Although the third major aspect of the invention thus significantly advances the art, nevertheless to optimize enjoyment of its benefits preferably the invention is practiced in conjunction with certain additional features or characteristics. In particular, preferably the present method includes printing an image—using the mask revised as set forth above.
Another preference is that the iterating step include continuing for roughly twenty percent of all printing elements in the printer, or fewer. An alternative preference is that the iterating step include continuing for roughly ten percent of all printing elements in the printer, or fewer.
In preferred embodiments of its fourth major independent facet or aspect, the invention is a method of storing information about printing-element condition, for use in incremental printing. The method includes the step of, on successive occasions, testing printing elements.
It also includes the step of, for each element, on substantially each of the successive occasions, keeping a record of two pieces of information: (1) at least one recent test result; and (2) a number which is a cumulative measure of performance stability.
The foregoing may represent a description or definition of the fourth aspect or facet of the invention in its broadest or most general form. Even as couched in these broad terms, however, it can be seen that this facet of the invention importantly advances the art.
In particular, by storing a cumulative measure of stability together with a recent test result, the invention enables assessment of, first, the degree to which the recent test result is representative of the actual condition of the element; and, second, thereby—if the stability indication is high—an estimate of the probable condition of the element. Furthermore, if the stability indication is low, then the invention yields directly an assessment of the condition of the element as unstable.
In this way, this fourth facet of the invention enables automatic processes in a printer to classify a printing element as usable or not, without devoting a large amount of memory to storing many sequential test results. This aspect of the invention operates on a principle of determining and storing a qualitative conclusion from test data, rather than the raw data themselves.
This facet of the invention thus extracts a great deal more value from minimal memory—and with minimal processing, too, since the conclusion is already preformulated for use. In short this fourth facet of the invention enables the first three aspects of the invention to function optimally, with a very small dedication of memory and processing overhead to keep track of printing-element condition.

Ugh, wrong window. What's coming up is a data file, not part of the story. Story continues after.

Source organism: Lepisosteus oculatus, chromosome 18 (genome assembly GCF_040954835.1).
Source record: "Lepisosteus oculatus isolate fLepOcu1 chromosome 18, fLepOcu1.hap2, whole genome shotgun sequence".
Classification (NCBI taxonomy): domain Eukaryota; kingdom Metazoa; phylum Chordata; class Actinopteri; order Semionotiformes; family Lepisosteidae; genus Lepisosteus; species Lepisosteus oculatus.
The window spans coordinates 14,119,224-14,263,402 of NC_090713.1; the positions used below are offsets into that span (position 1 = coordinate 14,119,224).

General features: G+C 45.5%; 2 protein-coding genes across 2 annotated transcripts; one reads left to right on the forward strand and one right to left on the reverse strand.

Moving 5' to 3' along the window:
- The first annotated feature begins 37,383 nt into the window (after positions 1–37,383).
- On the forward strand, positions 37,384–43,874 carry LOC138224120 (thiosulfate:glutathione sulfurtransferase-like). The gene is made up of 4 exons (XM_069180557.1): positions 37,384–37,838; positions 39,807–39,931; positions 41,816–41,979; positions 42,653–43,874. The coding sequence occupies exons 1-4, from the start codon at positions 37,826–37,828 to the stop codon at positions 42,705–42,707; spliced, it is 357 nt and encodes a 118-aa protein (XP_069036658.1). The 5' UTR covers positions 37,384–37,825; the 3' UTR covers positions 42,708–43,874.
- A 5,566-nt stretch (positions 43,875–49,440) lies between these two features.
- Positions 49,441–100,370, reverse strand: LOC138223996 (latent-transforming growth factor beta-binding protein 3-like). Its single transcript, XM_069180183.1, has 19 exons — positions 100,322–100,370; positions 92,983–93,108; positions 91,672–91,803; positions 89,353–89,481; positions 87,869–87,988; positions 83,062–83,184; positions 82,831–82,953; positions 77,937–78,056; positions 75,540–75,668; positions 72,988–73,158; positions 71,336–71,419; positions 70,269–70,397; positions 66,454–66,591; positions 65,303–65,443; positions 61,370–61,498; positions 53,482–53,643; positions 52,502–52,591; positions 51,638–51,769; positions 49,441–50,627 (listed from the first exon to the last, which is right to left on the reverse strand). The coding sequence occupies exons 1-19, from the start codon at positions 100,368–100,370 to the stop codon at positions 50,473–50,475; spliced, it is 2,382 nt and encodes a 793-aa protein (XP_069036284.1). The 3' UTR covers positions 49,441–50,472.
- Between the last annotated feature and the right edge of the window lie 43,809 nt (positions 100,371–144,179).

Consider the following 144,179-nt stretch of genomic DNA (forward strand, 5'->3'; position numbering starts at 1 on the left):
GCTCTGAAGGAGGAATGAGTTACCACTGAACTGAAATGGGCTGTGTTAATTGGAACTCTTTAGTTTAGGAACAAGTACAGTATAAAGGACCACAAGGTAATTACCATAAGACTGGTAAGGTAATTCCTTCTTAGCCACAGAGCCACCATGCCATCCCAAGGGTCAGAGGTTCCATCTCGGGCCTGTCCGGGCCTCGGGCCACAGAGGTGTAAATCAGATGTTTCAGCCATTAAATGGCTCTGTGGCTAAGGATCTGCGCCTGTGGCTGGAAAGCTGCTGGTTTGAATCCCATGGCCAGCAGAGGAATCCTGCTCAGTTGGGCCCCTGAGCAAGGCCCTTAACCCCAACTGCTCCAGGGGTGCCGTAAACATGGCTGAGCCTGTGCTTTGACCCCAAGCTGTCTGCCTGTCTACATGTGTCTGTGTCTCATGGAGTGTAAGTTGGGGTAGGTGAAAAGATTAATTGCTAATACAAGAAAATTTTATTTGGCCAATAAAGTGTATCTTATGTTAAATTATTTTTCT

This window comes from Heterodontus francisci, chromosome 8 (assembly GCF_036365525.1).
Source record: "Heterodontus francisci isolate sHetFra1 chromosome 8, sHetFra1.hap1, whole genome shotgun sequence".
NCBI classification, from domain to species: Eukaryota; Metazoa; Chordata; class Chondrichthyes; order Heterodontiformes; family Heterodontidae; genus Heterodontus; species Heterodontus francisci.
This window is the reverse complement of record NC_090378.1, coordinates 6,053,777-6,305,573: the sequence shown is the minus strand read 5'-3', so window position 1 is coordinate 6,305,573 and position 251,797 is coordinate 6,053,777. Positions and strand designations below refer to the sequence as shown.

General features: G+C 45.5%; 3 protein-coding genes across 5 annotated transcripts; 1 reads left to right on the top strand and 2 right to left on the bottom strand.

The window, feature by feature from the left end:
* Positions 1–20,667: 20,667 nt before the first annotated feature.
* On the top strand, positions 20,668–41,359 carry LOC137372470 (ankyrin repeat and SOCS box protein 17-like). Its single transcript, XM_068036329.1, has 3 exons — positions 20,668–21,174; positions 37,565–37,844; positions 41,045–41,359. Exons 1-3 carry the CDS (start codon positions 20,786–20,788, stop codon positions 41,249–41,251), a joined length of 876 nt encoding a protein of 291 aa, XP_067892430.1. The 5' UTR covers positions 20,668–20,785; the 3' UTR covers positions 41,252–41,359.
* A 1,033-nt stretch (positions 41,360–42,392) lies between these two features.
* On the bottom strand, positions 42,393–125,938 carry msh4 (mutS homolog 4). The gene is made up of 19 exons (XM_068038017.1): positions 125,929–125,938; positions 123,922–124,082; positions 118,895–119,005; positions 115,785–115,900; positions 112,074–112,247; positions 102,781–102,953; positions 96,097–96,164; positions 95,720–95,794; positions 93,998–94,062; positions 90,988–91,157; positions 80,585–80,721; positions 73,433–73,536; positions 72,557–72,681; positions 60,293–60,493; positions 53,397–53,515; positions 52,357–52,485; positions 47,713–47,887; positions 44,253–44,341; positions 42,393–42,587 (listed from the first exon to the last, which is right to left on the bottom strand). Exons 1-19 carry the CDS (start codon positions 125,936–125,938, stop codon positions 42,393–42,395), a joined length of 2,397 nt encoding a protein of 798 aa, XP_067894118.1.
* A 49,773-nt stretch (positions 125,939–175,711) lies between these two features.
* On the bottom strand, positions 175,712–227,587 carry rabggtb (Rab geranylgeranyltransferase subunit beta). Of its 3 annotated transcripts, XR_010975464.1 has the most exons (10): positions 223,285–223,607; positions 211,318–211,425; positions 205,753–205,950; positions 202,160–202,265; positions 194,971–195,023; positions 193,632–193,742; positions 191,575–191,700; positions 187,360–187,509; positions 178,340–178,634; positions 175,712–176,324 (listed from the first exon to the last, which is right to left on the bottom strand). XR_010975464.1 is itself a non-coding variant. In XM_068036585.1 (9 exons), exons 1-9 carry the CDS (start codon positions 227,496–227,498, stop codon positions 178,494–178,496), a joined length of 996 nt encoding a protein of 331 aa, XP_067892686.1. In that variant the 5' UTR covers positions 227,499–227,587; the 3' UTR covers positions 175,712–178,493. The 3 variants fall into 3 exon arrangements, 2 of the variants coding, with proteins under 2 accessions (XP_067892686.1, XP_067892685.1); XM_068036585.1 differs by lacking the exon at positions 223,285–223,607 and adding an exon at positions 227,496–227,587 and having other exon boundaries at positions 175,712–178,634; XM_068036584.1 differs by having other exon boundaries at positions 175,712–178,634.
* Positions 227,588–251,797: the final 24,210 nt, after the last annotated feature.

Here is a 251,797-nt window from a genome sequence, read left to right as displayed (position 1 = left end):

Although the fourth major aspect of the invention thus significantly advances the art, nevertheless to optimize enjoyment of its benefits preferably the invention is practiced in conjunction with certain additional features or characteristics. In particular, preferably the record-keeping step includes, on substantially each of the successive occasions, incrementing the stability-measure number in one direction if a current test result and the recent test result are the same, and in an opposite direction if the current and recent results are different.
In this way the cumulative stability-measure number trends to one extremum value for each element that is longterm-stable and to an opposite extremum value for each element that is longterm-unstable. In other words, if an element has longterm stability, the cumulative measure trends to a particular one extremum value. If the element can be characterized as unstable, on a longterm basis, then the cumulative measure trends to an opposite extremum value. Hence, again without storing a sequence of numbers but instead storing just two numbers, this ingenious procedure is able to generate an incisive indicator of fundamental printing-element condition.
In event that this basic preference is in effect (i.e., of crosscomparing the current and recent results to determine which way to increment the stability-measure number), then a specific subpreference is that the incrementing in one direction include positively incrementing the stability-measure number; and the incrementing in an opposite direction include decrementing the stability-measure number. In this way, for a stable element the cumulative stability-measure number trends to a maximum value; and for each unstable element, to a minimum value.
Another subpreference (to the basic crosscomparison preference) is that the incrementing include adjusting the number by a respective amount that depends on current value of the number. In this case it is still-further preferred that the amount of adjustment toward values representing low stability be permitted to be larger than the amount of adjustment toward values representing high stability.
Some additional subpreferences to the basic crosscomparison preference are:
that the method further include the step of, before first testing of a printing element, initializing the number for that element to a value representing substantially maximum stability;
that the number be a four-bit binary number, thus ranging from zero through fifteen, and the intermediate value be roughly eight; and